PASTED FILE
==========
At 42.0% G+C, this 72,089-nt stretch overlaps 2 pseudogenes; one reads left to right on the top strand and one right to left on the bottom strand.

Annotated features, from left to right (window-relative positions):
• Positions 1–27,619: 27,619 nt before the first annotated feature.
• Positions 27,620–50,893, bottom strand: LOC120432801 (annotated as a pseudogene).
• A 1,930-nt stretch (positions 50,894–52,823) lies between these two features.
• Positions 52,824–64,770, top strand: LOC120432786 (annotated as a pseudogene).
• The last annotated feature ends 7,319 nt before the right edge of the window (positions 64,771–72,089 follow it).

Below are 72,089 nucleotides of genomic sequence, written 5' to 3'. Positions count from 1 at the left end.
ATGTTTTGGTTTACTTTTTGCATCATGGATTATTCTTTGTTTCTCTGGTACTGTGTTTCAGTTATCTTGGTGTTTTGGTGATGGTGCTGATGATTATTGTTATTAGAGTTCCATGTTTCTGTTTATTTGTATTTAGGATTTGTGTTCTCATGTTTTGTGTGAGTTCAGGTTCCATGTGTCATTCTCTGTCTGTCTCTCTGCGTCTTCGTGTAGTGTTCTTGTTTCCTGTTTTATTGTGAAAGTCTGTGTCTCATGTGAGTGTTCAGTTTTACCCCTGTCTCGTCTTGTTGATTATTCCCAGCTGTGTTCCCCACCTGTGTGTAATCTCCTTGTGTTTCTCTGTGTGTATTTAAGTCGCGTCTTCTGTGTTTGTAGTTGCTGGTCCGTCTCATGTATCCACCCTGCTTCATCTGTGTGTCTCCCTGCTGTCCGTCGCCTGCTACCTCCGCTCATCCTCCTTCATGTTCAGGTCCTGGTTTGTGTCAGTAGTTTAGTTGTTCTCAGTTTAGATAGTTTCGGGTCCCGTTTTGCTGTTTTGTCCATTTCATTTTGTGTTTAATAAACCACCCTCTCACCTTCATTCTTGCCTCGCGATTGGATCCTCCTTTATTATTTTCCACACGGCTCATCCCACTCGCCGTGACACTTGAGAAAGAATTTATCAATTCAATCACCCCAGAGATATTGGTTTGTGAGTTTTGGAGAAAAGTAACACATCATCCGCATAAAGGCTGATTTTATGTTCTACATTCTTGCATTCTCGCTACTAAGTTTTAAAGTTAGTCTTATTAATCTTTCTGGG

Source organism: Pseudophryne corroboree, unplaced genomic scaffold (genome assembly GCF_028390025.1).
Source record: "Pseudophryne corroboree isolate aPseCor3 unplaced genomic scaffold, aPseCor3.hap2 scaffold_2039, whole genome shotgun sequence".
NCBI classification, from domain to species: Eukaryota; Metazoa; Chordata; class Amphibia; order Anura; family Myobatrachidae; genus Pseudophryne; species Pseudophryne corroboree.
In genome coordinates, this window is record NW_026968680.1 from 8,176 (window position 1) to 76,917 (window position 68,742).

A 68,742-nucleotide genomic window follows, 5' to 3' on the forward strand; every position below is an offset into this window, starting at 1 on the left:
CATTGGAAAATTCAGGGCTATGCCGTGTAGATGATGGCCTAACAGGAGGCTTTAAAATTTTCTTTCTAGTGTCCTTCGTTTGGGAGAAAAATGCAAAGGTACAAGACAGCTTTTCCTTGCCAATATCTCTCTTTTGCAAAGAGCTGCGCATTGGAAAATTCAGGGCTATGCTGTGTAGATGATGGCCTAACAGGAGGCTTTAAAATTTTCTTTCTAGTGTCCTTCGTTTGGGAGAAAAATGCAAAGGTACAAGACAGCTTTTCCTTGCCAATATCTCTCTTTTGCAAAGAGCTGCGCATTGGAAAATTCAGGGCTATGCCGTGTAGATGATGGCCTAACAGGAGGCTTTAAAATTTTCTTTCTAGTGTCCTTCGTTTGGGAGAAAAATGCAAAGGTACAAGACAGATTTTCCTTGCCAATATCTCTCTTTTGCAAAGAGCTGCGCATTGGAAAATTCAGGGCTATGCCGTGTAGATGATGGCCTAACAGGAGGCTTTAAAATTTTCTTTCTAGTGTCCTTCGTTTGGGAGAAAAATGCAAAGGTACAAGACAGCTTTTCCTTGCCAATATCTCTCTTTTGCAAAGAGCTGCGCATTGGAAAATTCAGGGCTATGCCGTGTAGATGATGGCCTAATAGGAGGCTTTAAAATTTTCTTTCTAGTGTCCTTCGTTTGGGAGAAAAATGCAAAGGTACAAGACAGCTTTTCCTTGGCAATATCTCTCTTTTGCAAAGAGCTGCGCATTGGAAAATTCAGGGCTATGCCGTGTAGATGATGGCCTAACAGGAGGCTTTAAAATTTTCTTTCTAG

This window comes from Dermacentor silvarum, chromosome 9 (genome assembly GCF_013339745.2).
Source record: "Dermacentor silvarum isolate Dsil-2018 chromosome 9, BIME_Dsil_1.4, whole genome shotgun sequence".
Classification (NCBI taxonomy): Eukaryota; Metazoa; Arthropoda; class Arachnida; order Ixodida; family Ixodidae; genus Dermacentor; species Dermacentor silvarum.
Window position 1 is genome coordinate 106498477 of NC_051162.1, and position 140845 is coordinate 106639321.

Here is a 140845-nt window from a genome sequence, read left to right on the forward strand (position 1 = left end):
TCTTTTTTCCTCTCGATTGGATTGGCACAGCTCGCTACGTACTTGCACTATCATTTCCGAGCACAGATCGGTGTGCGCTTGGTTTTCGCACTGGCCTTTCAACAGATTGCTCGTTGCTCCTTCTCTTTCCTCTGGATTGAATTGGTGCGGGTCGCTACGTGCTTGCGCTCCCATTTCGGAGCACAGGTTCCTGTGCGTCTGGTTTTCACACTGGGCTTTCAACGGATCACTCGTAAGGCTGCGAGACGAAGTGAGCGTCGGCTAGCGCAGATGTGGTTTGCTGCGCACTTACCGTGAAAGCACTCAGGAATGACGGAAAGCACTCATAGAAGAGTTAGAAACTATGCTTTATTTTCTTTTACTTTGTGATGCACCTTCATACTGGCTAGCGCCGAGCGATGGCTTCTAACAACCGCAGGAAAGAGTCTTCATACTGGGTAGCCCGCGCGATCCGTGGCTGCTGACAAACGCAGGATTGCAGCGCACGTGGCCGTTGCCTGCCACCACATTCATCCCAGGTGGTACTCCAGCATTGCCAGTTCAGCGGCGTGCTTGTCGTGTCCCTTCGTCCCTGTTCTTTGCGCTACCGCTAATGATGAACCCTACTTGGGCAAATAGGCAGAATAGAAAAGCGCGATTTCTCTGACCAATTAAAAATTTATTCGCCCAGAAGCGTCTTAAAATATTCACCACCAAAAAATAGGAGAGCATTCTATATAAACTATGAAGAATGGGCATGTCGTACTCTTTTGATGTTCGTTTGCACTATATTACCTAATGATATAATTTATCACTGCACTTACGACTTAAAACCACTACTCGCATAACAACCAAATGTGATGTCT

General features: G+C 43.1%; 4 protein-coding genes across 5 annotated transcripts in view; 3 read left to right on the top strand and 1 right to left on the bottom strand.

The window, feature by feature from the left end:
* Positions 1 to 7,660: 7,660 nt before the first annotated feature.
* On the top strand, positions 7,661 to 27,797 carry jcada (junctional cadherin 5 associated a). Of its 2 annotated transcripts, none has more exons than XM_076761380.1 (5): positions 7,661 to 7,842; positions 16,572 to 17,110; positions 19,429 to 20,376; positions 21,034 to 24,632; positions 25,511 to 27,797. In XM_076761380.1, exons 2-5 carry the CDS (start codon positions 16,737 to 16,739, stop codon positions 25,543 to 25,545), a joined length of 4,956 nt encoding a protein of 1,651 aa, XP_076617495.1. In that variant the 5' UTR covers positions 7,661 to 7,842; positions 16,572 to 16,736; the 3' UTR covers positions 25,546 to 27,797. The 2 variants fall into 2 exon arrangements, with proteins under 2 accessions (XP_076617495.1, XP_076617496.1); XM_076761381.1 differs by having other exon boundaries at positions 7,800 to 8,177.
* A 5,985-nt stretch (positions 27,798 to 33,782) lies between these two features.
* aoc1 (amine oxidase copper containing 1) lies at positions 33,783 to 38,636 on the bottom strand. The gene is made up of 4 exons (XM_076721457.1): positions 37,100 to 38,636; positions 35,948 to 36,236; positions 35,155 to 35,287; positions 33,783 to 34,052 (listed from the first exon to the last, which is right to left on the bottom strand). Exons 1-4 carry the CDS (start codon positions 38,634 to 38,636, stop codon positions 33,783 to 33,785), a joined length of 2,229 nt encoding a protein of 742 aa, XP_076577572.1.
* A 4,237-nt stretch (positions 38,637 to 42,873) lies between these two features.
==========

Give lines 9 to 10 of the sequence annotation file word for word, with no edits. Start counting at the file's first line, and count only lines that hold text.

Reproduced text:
ATGTTTTGGTTTACTTTTTGCATCATGGATTATTCTTTGTTTCTCTGGTACTGTGTTTCAGTTATCTTGGTGTTTTGGTGATGGTGCTGATGATTATTGTTATTAGAGTTCCATGTTTCTGTTTATTTGTATTTAGGATTTGTGTTCTCATGTTTTGTGTGAGTTCAGGTTCCATGTGTCATTCTCTGTCTGTCTCTCTGCGTCTTCGTGTAGTGTTCTTGTTTCCTGTTTTATTGTGAAAGTCTGTGTCTCATGTGAGTGTTCAGTTTTACCCCTGTCTCGTCTTGTTGATTATTCCCAGCTGTGTTCCCCACCTGTGTGTAATCTCCTTGTGTTTCTCTGTGTGTATTTAAGTCGCGTCTTCTGTGTTTGTAGTTGCTGGTCCGTCTCATGTATCCACCCTGCTTCATCTGTGTGTCTCCCTGCTGTCCGTCGCCTGCTACCTCCGCTCATCCTCCTTCATGTTCAGGTCCTGGTTTGTGTCAGTAGTTTAGTTGTTCTCAGTTTAGATAGTTTCGGGTCCCGTTTTGCTGTTTTGTCCATTTCATTTTGTGTTTAATAAACCACCCTCTCACCTTCATTCTTGCCTCGCGATTGGATCCTCCTTTATTATTTTCCACACGGCTCATCCCACTCGCCGTGACACTTGAGAAAGAATTTATCAATTCAATCACCCCAGAGATATTGGTTTGTGAGTTTTGGAGAAAAGTAACACATCATCCGCATAAAGGCTGATTTTATGTTCTACATTCTTGCATTCTCGCTACTAAGTTTTAAAGTTAGTCTTATTAATCTTTCTGGG

Source organism: Pseudophryne corroboree, unplaced genomic scaffold (genome assembly GCF_028390025.1).